For the first time in Rome, I felt I was really learning the city itself and its layers through time. I was becoming familiar to people in caffes who greeted me when I entered like I was a long lost friend. Amicizia! I was meeting people from around the world who would say, thank you so much for making our afternoon special. It was incredibly stressful and totally magnificent. I felt I was growing exponentially and I got to talk about incredible historical moments every day. 

There was just one thing that was starting to worry me. The looks. Walking through the looming arches of the Colosseum or in front of the Spanish steps I noticed odd looks thrown my way by other guides. The ones that had the license, hanging proudly from their necks. They weren’t looks so much as they were glares. One shook her head. Another muttered something under her breath as she passed me.

One day, about an hour into what was becoming a really fun tour of the city center with a small group, we were standing in the Piazza di Pietra in front of the Temple of Hadrian looking at how the pitted marble columns of an ancient temple had been enveloped by a more modern buildings, someone asked me, “How old is this temple again?”

“It’s from the middle of the second century,” I responded, taking a breath to go on.

“Excuse me,” said an unfamiliar voice to my left. We all turned, slightly startled at the proximity of the voice that appeared to belong to a lank haired woman in a long brown coat. The piazza was empty so where she’d materialized from was anyone’s guess. “It’s actually from the year 145,” she said, positively reeking with condescension. 

I started to respond with, “Doesn’t that seem like the middle of the second century?” but she cut me off.

“You would know that,” she said, seething, “if you were a REAL guide.” She then turned to the little group and told them they shouldn’t pay me because I didn’t have the license.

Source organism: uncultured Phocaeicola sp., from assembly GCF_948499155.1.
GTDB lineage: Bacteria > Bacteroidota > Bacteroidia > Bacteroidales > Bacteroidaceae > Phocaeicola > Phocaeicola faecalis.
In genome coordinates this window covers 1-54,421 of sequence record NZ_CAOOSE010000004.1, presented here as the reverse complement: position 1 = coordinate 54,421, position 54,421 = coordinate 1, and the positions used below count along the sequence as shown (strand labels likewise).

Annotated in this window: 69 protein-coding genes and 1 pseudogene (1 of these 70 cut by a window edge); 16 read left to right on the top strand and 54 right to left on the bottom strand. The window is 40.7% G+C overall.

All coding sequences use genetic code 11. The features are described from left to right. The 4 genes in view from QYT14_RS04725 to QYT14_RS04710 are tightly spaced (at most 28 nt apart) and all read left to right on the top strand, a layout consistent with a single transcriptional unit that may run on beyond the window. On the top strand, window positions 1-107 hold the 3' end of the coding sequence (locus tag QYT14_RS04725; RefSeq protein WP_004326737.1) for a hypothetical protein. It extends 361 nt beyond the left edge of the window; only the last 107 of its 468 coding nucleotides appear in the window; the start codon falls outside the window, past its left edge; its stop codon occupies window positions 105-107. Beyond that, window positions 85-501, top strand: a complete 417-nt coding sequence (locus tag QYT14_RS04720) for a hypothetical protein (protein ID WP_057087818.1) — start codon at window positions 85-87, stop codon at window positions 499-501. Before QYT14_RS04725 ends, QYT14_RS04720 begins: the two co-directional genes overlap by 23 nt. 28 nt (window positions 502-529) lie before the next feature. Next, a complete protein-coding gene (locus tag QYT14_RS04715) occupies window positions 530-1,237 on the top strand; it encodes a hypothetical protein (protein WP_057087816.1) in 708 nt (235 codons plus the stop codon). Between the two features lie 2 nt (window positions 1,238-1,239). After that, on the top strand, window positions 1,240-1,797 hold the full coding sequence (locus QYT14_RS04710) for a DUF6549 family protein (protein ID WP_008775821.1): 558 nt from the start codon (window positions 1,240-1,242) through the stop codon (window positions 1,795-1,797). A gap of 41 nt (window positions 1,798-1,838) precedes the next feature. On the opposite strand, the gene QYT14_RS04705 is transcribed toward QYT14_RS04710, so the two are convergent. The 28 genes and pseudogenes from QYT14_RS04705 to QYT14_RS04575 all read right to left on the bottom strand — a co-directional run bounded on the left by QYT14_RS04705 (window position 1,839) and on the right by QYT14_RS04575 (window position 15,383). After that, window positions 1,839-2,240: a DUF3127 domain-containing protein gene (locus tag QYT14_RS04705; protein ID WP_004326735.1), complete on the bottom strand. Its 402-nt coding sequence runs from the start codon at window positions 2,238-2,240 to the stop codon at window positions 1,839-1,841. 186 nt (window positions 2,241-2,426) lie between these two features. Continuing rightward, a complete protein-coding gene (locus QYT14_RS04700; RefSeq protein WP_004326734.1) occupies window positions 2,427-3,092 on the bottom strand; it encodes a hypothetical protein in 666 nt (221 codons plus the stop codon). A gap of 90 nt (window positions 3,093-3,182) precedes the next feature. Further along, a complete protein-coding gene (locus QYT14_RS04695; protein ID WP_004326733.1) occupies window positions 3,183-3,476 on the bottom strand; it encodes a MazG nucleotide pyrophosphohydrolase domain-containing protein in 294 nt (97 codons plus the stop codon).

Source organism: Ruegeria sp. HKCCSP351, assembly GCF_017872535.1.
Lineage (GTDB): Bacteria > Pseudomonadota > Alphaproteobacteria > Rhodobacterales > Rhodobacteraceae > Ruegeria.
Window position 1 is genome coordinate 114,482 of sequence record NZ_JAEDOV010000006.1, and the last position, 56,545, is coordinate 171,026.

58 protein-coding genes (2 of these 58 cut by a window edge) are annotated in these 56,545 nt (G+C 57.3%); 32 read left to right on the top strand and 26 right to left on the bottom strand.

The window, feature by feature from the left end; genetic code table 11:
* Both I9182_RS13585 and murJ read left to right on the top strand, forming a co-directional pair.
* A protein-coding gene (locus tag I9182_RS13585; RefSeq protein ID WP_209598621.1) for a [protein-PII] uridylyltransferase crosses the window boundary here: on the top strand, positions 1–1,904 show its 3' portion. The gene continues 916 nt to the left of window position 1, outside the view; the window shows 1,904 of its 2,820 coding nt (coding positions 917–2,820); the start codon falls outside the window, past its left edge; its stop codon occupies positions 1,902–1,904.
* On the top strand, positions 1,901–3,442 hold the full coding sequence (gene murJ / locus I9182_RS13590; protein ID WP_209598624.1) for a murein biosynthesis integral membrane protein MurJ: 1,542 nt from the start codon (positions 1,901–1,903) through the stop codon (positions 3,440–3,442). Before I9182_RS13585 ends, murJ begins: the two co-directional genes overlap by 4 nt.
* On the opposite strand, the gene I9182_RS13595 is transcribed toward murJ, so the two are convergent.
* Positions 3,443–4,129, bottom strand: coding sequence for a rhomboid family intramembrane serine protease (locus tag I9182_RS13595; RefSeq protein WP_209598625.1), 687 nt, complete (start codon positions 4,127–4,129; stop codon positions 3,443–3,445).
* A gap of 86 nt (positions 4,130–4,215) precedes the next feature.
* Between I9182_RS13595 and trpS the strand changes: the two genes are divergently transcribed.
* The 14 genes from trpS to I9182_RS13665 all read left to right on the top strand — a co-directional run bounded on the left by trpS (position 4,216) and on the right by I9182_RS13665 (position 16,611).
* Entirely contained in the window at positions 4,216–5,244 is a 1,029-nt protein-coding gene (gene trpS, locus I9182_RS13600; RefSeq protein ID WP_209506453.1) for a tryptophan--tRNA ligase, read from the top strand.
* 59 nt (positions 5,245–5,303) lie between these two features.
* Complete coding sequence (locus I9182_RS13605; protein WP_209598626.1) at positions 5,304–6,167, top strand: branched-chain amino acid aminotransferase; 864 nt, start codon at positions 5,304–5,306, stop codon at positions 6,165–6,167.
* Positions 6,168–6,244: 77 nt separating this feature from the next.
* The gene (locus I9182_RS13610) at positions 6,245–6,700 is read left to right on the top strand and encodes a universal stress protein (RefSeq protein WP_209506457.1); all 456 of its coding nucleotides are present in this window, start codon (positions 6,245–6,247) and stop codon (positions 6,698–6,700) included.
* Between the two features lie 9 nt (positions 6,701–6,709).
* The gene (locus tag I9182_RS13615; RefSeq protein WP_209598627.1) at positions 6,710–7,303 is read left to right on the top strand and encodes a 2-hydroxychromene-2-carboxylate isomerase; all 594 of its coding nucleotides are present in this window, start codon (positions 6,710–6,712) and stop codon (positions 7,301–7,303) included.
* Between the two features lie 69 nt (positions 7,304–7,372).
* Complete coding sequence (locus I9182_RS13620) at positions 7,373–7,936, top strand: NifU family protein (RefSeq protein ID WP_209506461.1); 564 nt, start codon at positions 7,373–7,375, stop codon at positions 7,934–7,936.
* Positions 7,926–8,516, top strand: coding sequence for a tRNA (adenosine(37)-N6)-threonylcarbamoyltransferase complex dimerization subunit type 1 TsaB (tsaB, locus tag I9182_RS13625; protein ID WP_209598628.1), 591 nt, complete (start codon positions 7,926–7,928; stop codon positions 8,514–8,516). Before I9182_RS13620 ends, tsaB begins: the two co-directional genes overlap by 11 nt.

All I could think to do was chirp, “Let’s go to the Pantheon!” and we escaped (I think the clients were more creeped out than I was) while she hissed, “I’m calling the police.”

I realized I had to get serious about taking this exam before I was “disappeared” by vengeful competitors but the more questions I asked of the other guides who worked for Larry, the more hopeless the situation looked.

This is what I gathered: There are no regular exams. They come around once in a blue moon. It’s all in Italian, naturally, and nobody passes. People fail by one point or two points. Sometimes even half a point. The questions are about obscure things that can often be answered in multiple ways so they can decide who passes or not. Only Italians pass. No, anyone can pass if you’re good enough! It’s fair but very hard. No, it’s completely corrupt and people pay for the answers. You can get one if you have an art history degree. No that was true in the past, they don’t do that anymore. The last one was a few years ago and there’s no news about a future one.

Ok… great. About as clear as the Tiber river during the age of Julius Caesar when it was basically an open sewer.

I had already crossed the starting line so it was time to adapt. I learned not to look like a guide which was difficult since you want to convey authority but not to be obvious to those who have it out for you. No pointing. Stand beside people and tell them verbally, look to the left of the window over there. Small groups, under 6 if possible. 

I waited for news of an exam but that whole summer there was none.